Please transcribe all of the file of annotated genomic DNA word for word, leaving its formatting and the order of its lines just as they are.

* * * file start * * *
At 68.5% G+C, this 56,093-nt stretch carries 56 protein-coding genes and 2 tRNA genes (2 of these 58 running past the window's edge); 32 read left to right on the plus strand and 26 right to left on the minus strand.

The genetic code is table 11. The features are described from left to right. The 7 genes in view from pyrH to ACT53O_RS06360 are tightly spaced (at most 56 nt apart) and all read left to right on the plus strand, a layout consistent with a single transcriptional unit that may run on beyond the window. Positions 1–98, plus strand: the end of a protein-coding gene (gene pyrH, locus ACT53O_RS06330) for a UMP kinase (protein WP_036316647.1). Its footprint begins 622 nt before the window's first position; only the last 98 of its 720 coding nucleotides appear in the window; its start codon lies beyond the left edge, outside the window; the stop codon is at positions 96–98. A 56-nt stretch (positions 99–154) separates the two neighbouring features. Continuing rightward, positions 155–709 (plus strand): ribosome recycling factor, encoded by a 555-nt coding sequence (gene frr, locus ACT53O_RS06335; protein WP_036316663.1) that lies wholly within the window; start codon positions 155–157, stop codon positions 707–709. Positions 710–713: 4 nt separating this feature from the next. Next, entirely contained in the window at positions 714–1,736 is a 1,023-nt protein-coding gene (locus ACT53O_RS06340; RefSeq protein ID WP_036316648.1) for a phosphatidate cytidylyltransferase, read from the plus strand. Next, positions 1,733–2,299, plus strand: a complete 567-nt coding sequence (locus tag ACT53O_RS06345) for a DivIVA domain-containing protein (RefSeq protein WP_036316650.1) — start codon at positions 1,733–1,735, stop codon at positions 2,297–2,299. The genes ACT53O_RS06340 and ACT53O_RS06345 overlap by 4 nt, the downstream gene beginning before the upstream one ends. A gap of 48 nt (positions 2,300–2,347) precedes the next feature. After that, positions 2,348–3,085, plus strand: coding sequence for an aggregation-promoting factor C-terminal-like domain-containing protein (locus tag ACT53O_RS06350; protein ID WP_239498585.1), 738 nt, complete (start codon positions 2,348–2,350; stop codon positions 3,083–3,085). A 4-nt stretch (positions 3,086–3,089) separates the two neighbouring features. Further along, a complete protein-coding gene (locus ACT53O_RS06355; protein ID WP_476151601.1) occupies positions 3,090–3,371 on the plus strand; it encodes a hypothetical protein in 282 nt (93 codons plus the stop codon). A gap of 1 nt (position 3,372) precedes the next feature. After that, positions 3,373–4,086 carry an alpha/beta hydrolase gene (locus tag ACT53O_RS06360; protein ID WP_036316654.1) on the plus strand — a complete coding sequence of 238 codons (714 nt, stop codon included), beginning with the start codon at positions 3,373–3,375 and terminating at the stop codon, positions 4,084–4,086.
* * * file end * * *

At 68.5% G+C, this 56,093-nt stretch carries 56 protein-coding genes and 2 tRNA genes (2 of these 58 running past the window's edge); 32 read left to right on the plus strand and 26 right to left on the minus strand.

The genetic code is table 11. The features are described from left to right. The 7 genes in view from pyrH to ACT53O_RS06360 are tightly spaced (at most 56 nt apart) and all read left to right on the plus strand, a layout consistent with a single transcriptional unit that may run on beyond the window. Positions 1–98, plus strand: the end of a protein-coding gene (gene pyrH, locus ACT53O_RS06330) for a UMP kinase (protein WP_036316647.1). Its footprint begins 622 nt before the window's first position; only the last 98 of its 720 coding nucleotides appear in the window; its start codon lies beyond the left edge, outside the window; the stop codon is at positions 96–98. A 56-nt stretch (positions 99–154) separates the two neighbouring features. Continuing rightward, positions 155–709 (plus strand): ribosome recycling factor, encoded by a 555-nt coding sequence (gene frr, locus ACT53O_RS06335; protein WP_036316663.1) that lies wholly within the window; start codon positions 155–157, stop codon positions 707–709. Positions 710–713: 4 nt separating this feature from the next. Next, entirely contained in the window at positions 714–1,736 is a 1,023-nt protein-coding gene (locus ACT53O_RS06340; RefSeq protein ID WP_036316648.1) for a phosphatidate cytidylyltransferase, read from the plus strand. Next, positions 1,733–2,299, plus strand: a complete 567-nt coding sequence (locus tag ACT53O_RS06345) for a DivIVA domain-containing protein (RefSeq protein WP_036316650.1) — start codon at positions 1,733–1,735, stop codon at positions 2,297–2,299. The genes ACT53O_RS06340 and ACT53O_RS06345 overlap by 4 nt, the downstream gene beginning before the upstream one ends. A gap of 48 nt (positions 2,300–2,347) precedes the next feature. After that, positions 2,348–3,085, plus strand: coding sequence for an aggregation-promoting factor C-terminal-like domain-containing protein (locus tag ACT53O_RS06350; protein ID WP_239498585.1), 738 nt, complete (start codon positions 2,348–2,350; stop codon positions 3,083–3,085). A 4-nt stretch (positions 3,086–3,089) separates the two neighbouring features. Further along, a complete protein-coding gene (locus ACT53O_RS06355; protein ID WP_476151601.1) occupies positions 3,090–3,371 on the plus strand; it encodes a hypothetical protein in 282 nt (93 codons plus the stop codon). A gap of 1 nt (position 3,372) precedes the next feature. After that, positions 3,373–4,086 carry an alpha/beta hydrolase gene (locus tag ACT53O_RS06360; protein ID WP_036316654.1) on the plus strand — a complete coding sequence of 238 codons (714 nt, stop codon included), beginning with the start codon at positions 3,373–3,375 and terminating at the stop codon, positions 4,084–4,086.